I’m in the break room writing my notes while my coworker Jorge fiddles with his iPhone.

“Check this shit out,” he says.

I look up from my paperwork. My younger colleagues are very enamored with their smartphones. “What?” I say.

“Siri,” Jorge says. “What planes are flying overhead?”

“You’re kidding me.”

Jorge’s phone beeps and he hands it to me. “Take a look.” Sure enough, the screen displays the flight numbers of all the planes soaring above our heads.

“Ahmed!” I say. “Hand me the Stinger Missile!”

“Exactly what I was thinking,” Jorge says.

“Why do we need to know this stuff?”

Jorge shrugs. “It’s out there, man. You can download an app, point your phone at the sky and it’ll tell you the flight number of every plane it sees.”

Richard, one of our nurses from Nigeria, chimes in. “You Americans make too much information available.”

“You think people can track Air Force One using this thing?” Jorge says.

I figure Siri is tapping into a database of information beamed from the passing planes’ flight transponders, similar to the system air traffic controllers use.

“Let’s hope the Air Force is one step ahead of Apple.” I say.

I’m flying out of New York this week. The thought of some Al Qaeda nutjob using his phone to send a warhead into my plane gives me the willies. While not an authority on military hardware, I know super portable missiles like Stingers have a very limited range. A terrorist would have to target a plane as it was taking off or landing and the flights displayed on Jorge’s phone are tens of thousands of feet up. To take them out would require a large and powerful rocket. I hope the cops would notice such a thing being prepped for launch in a parking lot.

“America’s openness makes it a great country,” Richard says. “But it’s also her greatest weakness.”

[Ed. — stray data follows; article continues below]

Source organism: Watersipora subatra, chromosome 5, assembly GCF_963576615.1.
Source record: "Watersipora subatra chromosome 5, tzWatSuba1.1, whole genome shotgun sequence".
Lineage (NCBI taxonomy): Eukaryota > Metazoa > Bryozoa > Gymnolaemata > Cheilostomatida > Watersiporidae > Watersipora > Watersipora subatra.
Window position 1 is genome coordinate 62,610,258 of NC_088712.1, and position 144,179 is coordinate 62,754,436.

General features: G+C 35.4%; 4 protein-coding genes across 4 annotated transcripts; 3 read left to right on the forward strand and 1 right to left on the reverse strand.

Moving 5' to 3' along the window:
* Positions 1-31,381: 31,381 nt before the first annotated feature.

He’s right to some degree but I say nothing. Too complicated an issue for break room banter. I finish my notes, check on the patients one last time and clock out.

Walking to my car I look up and see the running lights of several planes blinking like rubies against a black velvet sky. Hundreds of people in pressurized tubes using aerodynamics to fight gravity are streaking to destinations unknown.

I could whip out my phone and find out all about them, but I don’t. Part of the fun of looking at airplanes is wondering where they’re going, Paris? Rome? Tahiti? What are the stories of the people on board? Are they excited? International spies? Or just a harried businesswoman stuck between two extra large passengers? Are they drinking champagne in first class or coach passengers bemoaning the lack of free peanuts? Right now a young man might be stroking his first love’s hair as she nestles against his shoulder while the guy behind them types up an idea that’ll lift millions out of poverty. Maybe the woman in seat 5A is a film star reading a script or a ravishing model traveling to a bikini shoot in Maui. If technology tells me I’m dreaming upon a Fed Ex plane delivering Amazon purchases to Albuquerque that would spoil the mood.

I shake my head. We are bombed with too much information. Tonight I crave mystery. There can be joy in hidden things. Hope dwells in clouds of unknowing. Fools may go where angels fear to tread – but sometimes they win.

Forgetting about Al Qaeda and Stingers I get into my car and drive home. Soon I’ll be flying beneath a canopy of stars. You’ll just have to imagine where I’m going.

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